Why did Bankers Trust decide that Koor can’t pay its $20 million loan?
The problem is not $20 million. The problem is Koor. After Likud won in 1977, and especially after they won again in 1981, when it became evident that Likud was not just a fluke but something we were going to live with, the Histadrut decided, OK, they’ll run the government but we'll run the economy; we’ll buy and build everything in this country. Every private business in difficulty, real or imagined, they bought. Koor now controls 10 percent of the GDP.
If you can do this without paying, that is OK. The Labor governments in Israel had allowed the Histadrut zero interest financing for all its projects. In 1979 the Likud took a decision which no one at the time thought was important and which took a few years to implement. They decided that the Histadrut would no longer get zero interest financing. That coincided exactly with the expansionary policy of Koor and the Histadrut. This was not such a problem when inflation left the balance sheets looking OK. Then in one year it went from plus $10 million profit to minus $300 [million]. Why? No inflation. You could no longer make money on government bonds and financial transactions. And at the same time you had to start paying back the debts which financed the expansion. Suddenly Koor found itself with debts which it could not finance and with a lot of industries it had bought but which never made much economic sense.
It has been Likud policy that the government should not invest in the economy because the public sector only wastes money. So there is no investment. But even if they changed the policy there would not be any resources because the military takes all the resources. They could perhaps go on borrowing, but our debt is so high and everyone understands that there is a problem here. Bankers Trust is not only a signal to Koor; it is a signal to the whole country. So it is true that Koor has a $1 billion debt and therefore Bankers Trust is very worried, but Israel has a $25 billion debt and I am sure that other bankers are just as worried.
One remedy is to sell off these firms or lay off workers. Twenty-three enterprises laid off 1400 workers in November; over 950 were laid off in October and already in December more than 700.
This is the biggest problem Israel faces. In the US, where you have a firm losing money, its value would be low and someone would buy it cheaply. The previous owners would take a capital loss and the new buyers would start with a small investment of their own capital. Israel is such a small economy that there is no one around to buy Koor out. Koor has shares in a chemical company called Teva. So the government tells Koor, “Why don’t you sell Teva? Maybe you can sell it for $25-30 million and you will have the money to pay off Bankers Trust.” The government is pushing Koor to sell its profitable businesses to finance its loss-making ones. Koor prefers to keep the profitable concerns and reduce operations and employment among the ones that lose money. In the last 10 months the number of people drawing unemployment benefits has increased by 15 percent.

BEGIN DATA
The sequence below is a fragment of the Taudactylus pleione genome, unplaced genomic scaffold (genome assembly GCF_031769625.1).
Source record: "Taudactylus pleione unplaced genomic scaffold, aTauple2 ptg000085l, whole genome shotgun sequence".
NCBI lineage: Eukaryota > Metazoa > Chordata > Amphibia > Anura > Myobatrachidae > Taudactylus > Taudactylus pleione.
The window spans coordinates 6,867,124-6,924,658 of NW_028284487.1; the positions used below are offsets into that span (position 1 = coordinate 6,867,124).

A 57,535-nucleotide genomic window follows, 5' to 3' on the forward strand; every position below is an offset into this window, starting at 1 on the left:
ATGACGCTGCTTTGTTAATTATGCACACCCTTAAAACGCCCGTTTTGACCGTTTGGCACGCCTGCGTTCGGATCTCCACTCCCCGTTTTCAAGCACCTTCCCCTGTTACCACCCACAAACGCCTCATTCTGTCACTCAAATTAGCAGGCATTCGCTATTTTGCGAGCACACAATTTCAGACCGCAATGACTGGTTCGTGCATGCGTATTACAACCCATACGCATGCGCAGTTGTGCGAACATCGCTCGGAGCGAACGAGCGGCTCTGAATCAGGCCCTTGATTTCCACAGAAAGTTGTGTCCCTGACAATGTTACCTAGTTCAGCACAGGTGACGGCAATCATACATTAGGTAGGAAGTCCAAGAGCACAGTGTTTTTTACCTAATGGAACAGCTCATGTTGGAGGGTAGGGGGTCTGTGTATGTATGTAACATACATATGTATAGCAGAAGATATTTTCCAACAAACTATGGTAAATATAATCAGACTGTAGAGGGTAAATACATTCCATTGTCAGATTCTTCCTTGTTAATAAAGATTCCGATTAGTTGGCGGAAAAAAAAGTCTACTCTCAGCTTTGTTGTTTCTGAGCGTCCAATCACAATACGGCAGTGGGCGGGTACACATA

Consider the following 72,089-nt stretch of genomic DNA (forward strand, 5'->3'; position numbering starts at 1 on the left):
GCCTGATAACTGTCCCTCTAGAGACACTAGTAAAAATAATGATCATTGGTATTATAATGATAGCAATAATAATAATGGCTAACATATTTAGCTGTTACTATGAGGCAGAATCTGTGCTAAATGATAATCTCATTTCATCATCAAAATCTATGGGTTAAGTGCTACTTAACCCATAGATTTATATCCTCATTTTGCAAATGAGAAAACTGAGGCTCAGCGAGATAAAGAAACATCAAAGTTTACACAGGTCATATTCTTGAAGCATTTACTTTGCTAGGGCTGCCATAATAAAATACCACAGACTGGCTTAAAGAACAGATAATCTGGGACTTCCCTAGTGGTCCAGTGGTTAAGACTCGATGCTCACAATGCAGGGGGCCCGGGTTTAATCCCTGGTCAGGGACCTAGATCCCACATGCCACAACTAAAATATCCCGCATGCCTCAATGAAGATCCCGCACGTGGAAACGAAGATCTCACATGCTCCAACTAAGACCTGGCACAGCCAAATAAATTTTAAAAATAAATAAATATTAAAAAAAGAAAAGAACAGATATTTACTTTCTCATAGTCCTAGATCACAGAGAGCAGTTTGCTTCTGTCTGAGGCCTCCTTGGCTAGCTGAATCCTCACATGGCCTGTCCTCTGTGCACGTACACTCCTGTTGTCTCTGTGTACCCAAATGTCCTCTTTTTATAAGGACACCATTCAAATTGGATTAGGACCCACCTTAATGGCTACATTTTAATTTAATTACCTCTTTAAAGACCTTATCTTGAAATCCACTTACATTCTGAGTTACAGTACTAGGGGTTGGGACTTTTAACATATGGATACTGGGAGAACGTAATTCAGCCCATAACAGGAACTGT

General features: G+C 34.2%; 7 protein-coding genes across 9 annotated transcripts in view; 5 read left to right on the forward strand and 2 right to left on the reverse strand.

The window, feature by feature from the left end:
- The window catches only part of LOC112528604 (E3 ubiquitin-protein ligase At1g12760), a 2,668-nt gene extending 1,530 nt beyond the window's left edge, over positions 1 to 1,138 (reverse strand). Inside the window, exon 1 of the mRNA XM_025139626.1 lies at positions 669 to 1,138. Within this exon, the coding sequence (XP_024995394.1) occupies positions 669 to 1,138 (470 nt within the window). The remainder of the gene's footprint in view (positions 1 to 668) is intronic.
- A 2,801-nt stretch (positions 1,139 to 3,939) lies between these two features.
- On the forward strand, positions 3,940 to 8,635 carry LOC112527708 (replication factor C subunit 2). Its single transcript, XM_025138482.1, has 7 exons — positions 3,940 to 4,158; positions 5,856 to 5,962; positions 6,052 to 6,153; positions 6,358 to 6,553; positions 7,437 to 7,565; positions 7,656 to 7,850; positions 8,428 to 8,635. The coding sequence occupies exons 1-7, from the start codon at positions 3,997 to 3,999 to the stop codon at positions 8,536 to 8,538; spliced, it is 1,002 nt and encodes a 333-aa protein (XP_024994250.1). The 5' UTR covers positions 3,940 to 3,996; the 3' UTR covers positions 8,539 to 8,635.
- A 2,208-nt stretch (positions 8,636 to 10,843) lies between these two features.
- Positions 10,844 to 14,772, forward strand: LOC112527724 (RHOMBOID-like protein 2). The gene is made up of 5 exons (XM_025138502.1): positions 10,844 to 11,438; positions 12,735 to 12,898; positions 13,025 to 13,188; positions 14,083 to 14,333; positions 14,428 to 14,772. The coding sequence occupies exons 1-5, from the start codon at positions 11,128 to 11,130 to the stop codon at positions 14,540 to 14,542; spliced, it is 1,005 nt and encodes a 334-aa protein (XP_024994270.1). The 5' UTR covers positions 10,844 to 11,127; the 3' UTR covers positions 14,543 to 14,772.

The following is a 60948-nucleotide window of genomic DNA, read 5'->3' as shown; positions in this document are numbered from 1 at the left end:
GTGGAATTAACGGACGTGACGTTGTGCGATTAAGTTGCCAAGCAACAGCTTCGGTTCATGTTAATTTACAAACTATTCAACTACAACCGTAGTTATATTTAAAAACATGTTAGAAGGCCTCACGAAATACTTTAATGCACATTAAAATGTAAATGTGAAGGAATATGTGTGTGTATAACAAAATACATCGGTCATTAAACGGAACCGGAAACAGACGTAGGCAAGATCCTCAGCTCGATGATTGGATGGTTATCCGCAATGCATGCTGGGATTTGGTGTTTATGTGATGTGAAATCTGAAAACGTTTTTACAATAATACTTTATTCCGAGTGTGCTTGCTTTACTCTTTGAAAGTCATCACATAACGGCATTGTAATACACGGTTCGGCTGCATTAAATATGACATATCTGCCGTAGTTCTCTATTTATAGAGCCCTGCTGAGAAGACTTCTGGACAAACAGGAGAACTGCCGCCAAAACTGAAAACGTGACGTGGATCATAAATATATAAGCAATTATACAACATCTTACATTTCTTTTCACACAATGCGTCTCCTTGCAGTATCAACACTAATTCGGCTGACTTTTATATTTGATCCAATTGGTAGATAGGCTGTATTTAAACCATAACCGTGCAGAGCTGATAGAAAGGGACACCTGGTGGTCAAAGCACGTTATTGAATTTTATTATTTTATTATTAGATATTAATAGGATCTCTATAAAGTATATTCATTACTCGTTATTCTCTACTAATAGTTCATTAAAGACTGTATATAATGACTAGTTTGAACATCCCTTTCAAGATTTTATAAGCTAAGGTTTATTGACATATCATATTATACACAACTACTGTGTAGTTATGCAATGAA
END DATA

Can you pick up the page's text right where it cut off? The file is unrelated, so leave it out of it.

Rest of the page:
What is the actual unemployment rate in Israel?
The rate of people who are not working but seeking work is around eight percent, something like 100,000 people. The number of people who are getting unemployment benefits is smaller. It is not a question of the actual size but of the trends. The trend in the last 10 months is really shocking.
The big debate now is about the minimum wage. Today it is around $400 dollars per month. Economists and the Bank of Israel think this is too high, that it creates unemployment.
Last year, when they tried to close Alliance Tire in Hadera, there was a major workers’ resistance movement. What is going on among workers in response to the rising unemployment and the efforts to cut back the economy in this way?
Alliance is typical of the projects Koor bought in the good old days from the private sector. Alliance was in trouble and Koor decided to reduce the workforce by one quarter, reduce wages and change the whole system of paying bonuses. The workers, against the advice of the trade union part of Histadrut, resisted. The ownership part of Histadrut declared Alliance bankrupt and handed it to receivership by the court. The court decided to close it down unless workers conceded to management, which they refused to do. Then the receiver announced that he was willing to take back 70 percent of the workers on different terms altogether, and he got back 70 percent.
Has there been any indication of a more successful approach by trade unions and workers’ movements?
There has been only one interesting case. Another might be developing. In Beersheba, the Histadrut owned a brick and ceramics plant called Hasin Eish. It was losing money and the Histadrut wanted to close it down. The workers said, “Don’t close it down; give it to us. We will run the business by ourselves.” Yesterday they distributed the first bonus to the workers. A similar thing might be happening in the Histadrut newspaper Davar, which is also losing money. It is not easy. The whole concept of self-management is an affront to the Histadrut. The Histadrut is paternalistic. The whole system is built on the idea that “we know what is best” for the workers. That explains a lot of the resentment workers feel towards the Histadrut.